Category Archives: Cancer

A novel in 30 days!

Today is the start of NaNoWriMo (National Novel Writing Month) and I just completed my first 1,667 of 50,000 words! I did not even know until yesterday what I was going to write about and that only developed by picking Steve’s brain on one of our gas-wasting late afternoon rides. I am cheating because I am using a character out of my very first novel, “Anne,” and naturally that means I’m using the same setting. It picks up where “Anne” left off with a different protagonist. And that’s about as far as I’ve gotten. I do have a title: “It Takes A Village Store.” (I hope Hillary likes it.) It was Steve’s idea to base it on the village store. I believe in giving credit where credit is due…..

This past Monday I started a four-week memoir writing class in Lebanon offered by the Women’s Resource Center at DHMC. It’s tricky juggling three writing projects (NaNoWriMo, memoir writing, and my writing group) but I can only produce with deadlines and commitments so this is a good thing! And I gain one whole hour tonight because we set the clocks back–and I’m using it to write this long overdue blog post.

I started a project late this summer of having my picture taken at every one of the 235 historic markers in New Hampshire, with the goal to do additional research about each and every one of them then post the information on my blog. Seemed like a good idea at the time. So far I’ve visited 13 and most of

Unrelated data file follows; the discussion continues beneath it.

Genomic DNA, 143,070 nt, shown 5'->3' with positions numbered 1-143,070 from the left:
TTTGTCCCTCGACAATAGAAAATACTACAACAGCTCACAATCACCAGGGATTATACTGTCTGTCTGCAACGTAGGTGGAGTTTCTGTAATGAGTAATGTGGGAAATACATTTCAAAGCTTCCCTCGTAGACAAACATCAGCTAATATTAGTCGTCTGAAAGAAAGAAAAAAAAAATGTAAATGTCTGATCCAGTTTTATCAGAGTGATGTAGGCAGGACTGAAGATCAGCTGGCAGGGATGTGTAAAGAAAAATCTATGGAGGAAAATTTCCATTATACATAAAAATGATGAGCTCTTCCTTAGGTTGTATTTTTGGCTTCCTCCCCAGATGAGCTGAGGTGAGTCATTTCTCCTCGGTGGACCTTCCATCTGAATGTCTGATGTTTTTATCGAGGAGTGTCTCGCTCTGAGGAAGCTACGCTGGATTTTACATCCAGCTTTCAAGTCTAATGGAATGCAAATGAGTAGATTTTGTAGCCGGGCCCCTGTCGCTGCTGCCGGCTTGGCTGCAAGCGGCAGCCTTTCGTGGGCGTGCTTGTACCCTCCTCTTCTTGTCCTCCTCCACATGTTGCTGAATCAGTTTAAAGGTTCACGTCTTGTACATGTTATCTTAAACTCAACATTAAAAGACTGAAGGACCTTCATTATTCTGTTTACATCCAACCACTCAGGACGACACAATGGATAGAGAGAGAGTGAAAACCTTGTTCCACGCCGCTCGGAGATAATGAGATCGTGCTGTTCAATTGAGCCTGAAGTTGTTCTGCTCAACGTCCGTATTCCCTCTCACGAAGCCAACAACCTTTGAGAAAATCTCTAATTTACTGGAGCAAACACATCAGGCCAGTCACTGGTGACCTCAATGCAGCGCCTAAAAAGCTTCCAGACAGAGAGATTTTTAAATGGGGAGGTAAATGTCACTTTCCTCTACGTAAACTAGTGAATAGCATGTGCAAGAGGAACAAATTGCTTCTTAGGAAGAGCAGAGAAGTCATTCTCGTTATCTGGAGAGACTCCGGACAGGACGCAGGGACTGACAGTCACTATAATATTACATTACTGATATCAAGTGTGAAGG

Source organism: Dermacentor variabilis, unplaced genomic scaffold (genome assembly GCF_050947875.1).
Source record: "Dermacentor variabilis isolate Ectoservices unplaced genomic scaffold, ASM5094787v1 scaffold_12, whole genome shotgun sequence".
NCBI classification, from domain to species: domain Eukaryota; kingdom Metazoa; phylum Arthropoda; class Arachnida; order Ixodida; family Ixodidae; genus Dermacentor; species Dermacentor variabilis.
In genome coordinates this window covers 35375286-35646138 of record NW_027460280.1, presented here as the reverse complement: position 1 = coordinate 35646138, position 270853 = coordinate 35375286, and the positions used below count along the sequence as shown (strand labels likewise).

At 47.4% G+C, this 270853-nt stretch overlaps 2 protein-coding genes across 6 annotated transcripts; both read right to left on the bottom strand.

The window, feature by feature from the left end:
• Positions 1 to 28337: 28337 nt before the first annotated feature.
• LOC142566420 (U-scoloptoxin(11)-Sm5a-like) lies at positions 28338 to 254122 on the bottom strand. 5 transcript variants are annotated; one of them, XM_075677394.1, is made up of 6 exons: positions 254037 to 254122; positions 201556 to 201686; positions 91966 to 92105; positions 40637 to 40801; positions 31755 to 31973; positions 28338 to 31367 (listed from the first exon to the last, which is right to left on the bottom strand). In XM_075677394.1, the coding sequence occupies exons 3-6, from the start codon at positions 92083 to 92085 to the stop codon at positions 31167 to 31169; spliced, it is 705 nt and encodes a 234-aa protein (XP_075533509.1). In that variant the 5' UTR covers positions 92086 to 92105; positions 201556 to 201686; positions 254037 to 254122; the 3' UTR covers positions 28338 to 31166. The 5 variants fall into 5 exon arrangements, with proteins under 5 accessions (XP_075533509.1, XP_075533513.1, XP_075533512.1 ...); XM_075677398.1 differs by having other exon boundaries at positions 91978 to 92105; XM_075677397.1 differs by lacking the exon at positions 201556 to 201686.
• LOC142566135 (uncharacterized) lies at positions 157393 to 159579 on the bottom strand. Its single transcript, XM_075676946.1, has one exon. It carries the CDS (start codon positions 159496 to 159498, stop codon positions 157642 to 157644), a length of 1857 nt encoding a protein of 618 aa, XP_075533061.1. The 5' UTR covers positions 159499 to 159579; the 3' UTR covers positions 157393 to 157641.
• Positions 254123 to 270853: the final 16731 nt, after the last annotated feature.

Alderbrook Historic Marker

Alderbrook Historic Marker

those we hit in one day on a trip down to the Lake Sunapee region. Even with directions off the State of NH web site, we had a difficult time locating a number of them, somehow driving by them a few times before seeing them right in front of our eyes. I’m proud to say we got through the day with nary an argument (easy to say weeks after our adventure!). Doubt if we’ll get through the remaining 222 before we leave for Arizona but it’s nice to have goals, isn’t it? Alderbrook is the first one I took a photo of–I was alone on my way back from a DAR meeting in Whitefield. Interestingly, neither Hanover nor Lebanon have any historic markers….

This afternoon we saw “The Judge” at the Nugget Theater in Hanover. Steve and I both enjoyed it, which doesn’t always happen when there are tears involved. If you haven’t seen it, do, despite the 2 1/2 stars it received!